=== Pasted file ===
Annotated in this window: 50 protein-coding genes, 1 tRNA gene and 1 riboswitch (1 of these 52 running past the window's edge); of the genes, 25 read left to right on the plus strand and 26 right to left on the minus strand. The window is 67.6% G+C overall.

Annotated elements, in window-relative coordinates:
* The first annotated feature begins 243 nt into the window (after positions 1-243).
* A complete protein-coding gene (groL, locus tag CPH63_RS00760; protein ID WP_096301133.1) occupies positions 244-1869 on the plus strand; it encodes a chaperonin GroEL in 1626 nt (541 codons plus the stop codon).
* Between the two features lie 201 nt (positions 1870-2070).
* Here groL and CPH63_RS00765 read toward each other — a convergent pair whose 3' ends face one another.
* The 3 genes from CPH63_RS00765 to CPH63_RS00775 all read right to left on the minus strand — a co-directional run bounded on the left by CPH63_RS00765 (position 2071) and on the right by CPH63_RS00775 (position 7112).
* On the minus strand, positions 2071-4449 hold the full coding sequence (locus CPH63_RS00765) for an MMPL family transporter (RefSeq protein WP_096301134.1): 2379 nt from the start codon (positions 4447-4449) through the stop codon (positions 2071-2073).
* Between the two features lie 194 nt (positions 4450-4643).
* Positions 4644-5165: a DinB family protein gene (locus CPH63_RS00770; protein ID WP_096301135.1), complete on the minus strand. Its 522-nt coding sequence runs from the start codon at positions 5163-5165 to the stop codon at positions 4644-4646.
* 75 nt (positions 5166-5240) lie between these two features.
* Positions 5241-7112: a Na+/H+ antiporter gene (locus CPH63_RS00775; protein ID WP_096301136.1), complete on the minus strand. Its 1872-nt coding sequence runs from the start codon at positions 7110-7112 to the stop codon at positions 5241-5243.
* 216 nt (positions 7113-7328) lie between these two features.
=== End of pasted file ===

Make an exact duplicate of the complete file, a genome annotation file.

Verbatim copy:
Annotated in this window: 50 protein-coding genes, 1 tRNA gene and 1 riboswitch (1 of these 52 running past the window's edge); of the genes, 25 read left to right on the plus strand and 26 right to left on the minus strand. The window is 67.6% G+C overall.

Annotated elements, in window-relative coordinates:
* The first annotated feature begins 243 nt into the window (after positions 1-243).
* A complete protein-coding gene (groL, locus tag CPH63_RS00760; protein ID WP_096301133.1) occupies positions 244-1869 on the plus strand; it encodes a chaperonin GroEL in 1626 nt (541 codons plus the stop codon).
* Between the two features lie 201 nt (positions 1870-2070).
* Here groL and CPH63_RS00765 read toward each other — a convergent pair whose 3' ends face one another.
* The 3 genes from CPH63_RS00765 to CPH63_RS00775 all read right to left on the minus strand — a co-directional run bounded on the left by CPH63_RS00765 (position 2071) and on the right by CPH63_RS00775 (position 7112).
* On the minus strand, positions 2071-4449 hold the full coding sequence (locus CPH63_RS00765) for an MMPL family transporter (RefSeq protein WP_096301134.1): 2379 nt from the start codon (positions 4447-4449) through the stop codon (positions 2071-2073).
* Between the two features lie 194 nt (positions 4450-4643).
* Positions 4644-5165: a DinB family protein gene (locus CPH63_RS00770; protein ID WP_096301135.1), complete on the minus strand. Its 522-nt coding sequence runs from the start codon at positions 5163-5165 to the stop codon at positions 4644-4646.
* 75 nt (positions 5166-5240) lie between these two features.
* Positions 5241-7112: a Na+/H+ antiporter gene (locus CPH63_RS00775; protein ID WP_096301136.1), complete on the minus strand. Its 1872-nt coding sequence runs from the start codon at positions 7110-7112 to the stop codon at positions 5241-5243.
* 216 nt (positions 7113-7328) lie between these two features.